Lessons from a global pandemic

Covid-19 continues to take a great toll on societies around the world. As we struggle to respond appropriately, our societies can emerge ecologically and socially stronger—provided we learn the important lessons this tragedy has to teach us.

by Kelvin Thomson

In Australia, and I suspect in many other countries as well, there are three key lessons we need to learn from the coronavirus pandemic.

The first is that we need to be more self-sufficient. The spectacle of overseas companies buying up essential Australian medical supplies and sending them back to their home country was eye opening for Australians. Other countries put the welfare of their citizens first, and frankly so they should.

When the coronavirus pandemic hit, people didn’t look to big corporations to protect them. Nor did they look to international agencies. They looked to the nation state. Fortunately in Australia’s case it was up to the task. But we need to maintain a nation state, and a national manufacturing capacity, that is strong enough to protect us.

The second lesson is that denser populations are not healthier or safer. For years we have had Dense Population Pushers in the property development and planning industries urging us to make Melbourne more like Manhattan, by imitating its high rises. But in New York, at the regional height of the pandemic, coronavirus was killing people at the rate of one every 2 minutes.

Melbourne
Melbourne – Dietmar Rabich

As Philip Cafaro of the TOP team has pointed out, “When increasing density becomes a substitute for setting limits to human numbers and demands on nature, environmental conditions deteriorate. And as usual, poor people and other species end up paying the price”.

Well before the coronavirus pandemic showed up, the disease ecologist Peter Daszak said in Scientific American in 2013 that “There’s a strong correlation between the risk of pandemic and human population density. We’ve done the math and we’ve proved it”.

The third lesson is that we need to make Health and Wellbeing our Key Performance Indicators. We need to move away from growth, and its absurd measurement device, GDP, which encourages politicians and bureaucrats to rig the books with fake growth through population increase. The UN’s Human Development Index is a step in the right direction, with its balancing health and longevity, educational attainment, and wealth in a more comprehensive accounting of national development. The HDI also sensibly discounts the value of increased wealth as societies become wealthier, since this increase accomplishes less in terms of improving people’s lives.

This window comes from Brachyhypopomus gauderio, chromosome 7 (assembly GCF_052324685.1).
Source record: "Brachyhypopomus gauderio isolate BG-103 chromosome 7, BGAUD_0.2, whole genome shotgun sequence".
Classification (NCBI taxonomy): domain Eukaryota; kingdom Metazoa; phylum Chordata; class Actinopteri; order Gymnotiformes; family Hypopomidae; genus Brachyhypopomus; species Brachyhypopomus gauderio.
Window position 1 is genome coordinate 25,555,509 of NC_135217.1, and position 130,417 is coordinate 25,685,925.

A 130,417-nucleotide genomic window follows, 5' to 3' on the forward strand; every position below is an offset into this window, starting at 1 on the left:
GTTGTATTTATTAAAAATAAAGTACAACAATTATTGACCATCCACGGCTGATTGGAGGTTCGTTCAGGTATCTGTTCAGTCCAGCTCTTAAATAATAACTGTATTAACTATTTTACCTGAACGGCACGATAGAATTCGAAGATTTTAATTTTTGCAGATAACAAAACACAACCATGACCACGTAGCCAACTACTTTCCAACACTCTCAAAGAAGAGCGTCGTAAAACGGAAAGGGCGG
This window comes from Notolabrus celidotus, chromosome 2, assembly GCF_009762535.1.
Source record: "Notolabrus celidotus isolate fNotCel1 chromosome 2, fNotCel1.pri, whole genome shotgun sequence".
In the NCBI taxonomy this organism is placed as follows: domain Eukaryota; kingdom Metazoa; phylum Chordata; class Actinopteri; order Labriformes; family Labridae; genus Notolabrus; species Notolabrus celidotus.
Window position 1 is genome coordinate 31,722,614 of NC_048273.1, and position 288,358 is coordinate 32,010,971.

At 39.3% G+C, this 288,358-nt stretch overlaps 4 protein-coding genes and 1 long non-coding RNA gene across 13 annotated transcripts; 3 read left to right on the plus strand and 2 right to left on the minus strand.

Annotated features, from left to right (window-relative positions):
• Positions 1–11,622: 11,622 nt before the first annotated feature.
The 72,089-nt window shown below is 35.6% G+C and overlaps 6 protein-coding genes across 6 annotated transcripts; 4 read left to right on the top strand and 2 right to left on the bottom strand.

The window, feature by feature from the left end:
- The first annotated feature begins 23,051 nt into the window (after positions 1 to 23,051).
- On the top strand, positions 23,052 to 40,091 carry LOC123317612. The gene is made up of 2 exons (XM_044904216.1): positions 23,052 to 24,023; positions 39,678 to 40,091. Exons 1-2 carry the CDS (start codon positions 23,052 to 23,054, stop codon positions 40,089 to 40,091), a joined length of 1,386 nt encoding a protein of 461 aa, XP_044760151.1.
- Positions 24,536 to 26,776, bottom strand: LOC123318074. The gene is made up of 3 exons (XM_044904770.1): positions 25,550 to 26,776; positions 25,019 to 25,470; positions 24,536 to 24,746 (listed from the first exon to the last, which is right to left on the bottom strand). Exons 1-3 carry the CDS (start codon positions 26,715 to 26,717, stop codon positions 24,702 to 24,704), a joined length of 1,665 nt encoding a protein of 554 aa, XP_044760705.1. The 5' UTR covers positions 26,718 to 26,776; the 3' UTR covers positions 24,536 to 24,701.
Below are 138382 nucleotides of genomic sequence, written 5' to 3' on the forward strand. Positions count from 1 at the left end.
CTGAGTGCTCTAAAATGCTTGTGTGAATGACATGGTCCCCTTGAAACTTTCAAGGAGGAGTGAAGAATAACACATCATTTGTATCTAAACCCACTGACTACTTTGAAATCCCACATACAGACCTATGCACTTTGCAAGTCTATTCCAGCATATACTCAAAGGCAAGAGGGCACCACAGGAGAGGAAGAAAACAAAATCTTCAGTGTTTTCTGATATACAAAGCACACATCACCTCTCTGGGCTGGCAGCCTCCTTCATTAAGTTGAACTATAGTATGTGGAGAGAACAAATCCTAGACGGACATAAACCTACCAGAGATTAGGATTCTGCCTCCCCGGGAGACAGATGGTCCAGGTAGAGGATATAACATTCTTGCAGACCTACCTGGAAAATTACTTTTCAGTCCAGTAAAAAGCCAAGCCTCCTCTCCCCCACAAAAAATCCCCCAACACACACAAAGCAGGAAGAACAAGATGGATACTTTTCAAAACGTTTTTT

Human development index
Human development index – United Nations Development Programme

Both when I was a member of the Australian Parliament and afterwards, I received a lot of feedback that the focus on growth at any cost is wrong. Certainly the focus on economic growth at the expense of health and wellbeing is wrong.

It is most revealing that in Britain, a YouGov poll found that 8 out of 10 people would prefer the United Kingdom government to prioritise health and wellbeing over economic growth during the coronavirus crisis. And 6 in 10 want the UK government to pursue health and wellbeing ahead of growth even after the pandemic has subsided.

This is the most important lesson that we need to take from the coronavirus crisis. Rather than continue to pursue growth at all costs, we need to pursue health and wellbeing, comprehensively understood. That means the health and wellbeing of all members of society—and the environments on which they depend.